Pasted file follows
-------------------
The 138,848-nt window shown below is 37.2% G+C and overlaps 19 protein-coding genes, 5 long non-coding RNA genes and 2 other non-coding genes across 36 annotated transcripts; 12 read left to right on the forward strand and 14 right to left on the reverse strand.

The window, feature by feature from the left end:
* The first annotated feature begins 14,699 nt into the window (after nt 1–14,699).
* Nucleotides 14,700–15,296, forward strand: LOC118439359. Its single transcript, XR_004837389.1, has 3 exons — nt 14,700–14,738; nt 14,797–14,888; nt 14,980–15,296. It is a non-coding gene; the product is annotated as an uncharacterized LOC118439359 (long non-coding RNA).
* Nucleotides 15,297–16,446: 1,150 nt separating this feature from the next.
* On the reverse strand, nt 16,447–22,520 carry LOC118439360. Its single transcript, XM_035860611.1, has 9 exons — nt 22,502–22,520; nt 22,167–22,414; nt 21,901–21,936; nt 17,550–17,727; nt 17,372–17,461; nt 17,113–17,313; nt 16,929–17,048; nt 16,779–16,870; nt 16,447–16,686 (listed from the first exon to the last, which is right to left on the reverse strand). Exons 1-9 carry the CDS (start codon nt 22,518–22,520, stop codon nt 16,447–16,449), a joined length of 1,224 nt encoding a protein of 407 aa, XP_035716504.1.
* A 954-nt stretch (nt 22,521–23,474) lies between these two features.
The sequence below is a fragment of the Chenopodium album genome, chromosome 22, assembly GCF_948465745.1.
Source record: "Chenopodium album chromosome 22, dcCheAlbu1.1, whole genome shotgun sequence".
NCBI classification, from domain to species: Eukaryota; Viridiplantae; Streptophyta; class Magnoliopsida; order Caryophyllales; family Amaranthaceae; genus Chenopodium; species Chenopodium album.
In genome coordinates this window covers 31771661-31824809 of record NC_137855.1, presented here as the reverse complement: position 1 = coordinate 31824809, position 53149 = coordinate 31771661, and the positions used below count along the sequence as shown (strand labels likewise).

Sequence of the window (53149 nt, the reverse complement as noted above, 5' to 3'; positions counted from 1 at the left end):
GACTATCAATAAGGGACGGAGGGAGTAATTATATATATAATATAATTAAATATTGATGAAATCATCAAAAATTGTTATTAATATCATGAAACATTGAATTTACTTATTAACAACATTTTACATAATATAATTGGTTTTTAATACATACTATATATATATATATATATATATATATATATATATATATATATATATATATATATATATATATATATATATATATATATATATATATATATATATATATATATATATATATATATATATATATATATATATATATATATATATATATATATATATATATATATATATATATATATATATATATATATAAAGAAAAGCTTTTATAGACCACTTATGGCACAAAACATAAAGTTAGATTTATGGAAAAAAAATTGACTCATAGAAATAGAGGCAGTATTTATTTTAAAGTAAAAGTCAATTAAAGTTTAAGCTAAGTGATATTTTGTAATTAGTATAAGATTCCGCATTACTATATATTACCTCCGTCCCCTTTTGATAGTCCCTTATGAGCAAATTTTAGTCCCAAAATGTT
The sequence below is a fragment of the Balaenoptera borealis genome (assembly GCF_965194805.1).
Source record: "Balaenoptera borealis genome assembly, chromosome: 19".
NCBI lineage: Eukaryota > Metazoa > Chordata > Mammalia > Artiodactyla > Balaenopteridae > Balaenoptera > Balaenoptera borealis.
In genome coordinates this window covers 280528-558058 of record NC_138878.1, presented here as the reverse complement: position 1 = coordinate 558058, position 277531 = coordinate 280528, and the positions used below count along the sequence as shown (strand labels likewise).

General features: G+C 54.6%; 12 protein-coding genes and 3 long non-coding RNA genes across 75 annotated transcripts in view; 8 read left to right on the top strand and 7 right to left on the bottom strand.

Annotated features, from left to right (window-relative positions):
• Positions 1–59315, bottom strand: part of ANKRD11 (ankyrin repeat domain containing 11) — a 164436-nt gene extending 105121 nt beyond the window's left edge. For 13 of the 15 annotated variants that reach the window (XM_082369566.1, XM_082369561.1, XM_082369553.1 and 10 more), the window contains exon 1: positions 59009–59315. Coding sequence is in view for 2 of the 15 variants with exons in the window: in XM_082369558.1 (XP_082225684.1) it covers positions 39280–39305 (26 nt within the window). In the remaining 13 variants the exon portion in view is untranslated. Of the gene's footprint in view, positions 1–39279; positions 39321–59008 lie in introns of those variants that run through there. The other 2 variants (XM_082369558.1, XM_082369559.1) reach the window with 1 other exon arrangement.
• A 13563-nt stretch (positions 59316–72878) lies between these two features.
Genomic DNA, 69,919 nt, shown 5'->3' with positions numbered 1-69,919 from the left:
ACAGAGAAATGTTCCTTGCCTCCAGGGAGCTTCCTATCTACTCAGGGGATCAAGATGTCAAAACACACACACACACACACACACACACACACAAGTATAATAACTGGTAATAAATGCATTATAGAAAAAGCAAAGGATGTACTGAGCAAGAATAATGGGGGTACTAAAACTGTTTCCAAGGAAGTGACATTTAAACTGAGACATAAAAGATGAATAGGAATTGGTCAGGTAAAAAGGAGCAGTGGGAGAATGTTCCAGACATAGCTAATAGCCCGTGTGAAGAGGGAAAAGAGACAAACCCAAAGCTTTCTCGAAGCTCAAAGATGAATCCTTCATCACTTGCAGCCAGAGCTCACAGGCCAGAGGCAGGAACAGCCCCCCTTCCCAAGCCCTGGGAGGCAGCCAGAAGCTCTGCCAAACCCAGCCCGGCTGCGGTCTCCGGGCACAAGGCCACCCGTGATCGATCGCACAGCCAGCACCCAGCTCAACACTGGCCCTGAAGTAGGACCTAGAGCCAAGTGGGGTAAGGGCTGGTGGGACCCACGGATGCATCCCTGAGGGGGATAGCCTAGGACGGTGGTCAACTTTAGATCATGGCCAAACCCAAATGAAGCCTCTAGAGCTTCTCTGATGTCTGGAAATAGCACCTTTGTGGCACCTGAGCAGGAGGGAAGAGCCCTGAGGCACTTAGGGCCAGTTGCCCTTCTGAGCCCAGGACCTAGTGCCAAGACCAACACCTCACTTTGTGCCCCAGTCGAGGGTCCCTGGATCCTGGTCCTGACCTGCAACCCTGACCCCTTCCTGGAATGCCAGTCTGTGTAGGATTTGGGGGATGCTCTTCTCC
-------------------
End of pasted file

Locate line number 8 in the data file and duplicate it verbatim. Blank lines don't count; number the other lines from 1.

The sequence below is a fragment of the Chenopodium album genome, chromosome 22, assembly GCF_948465745.1.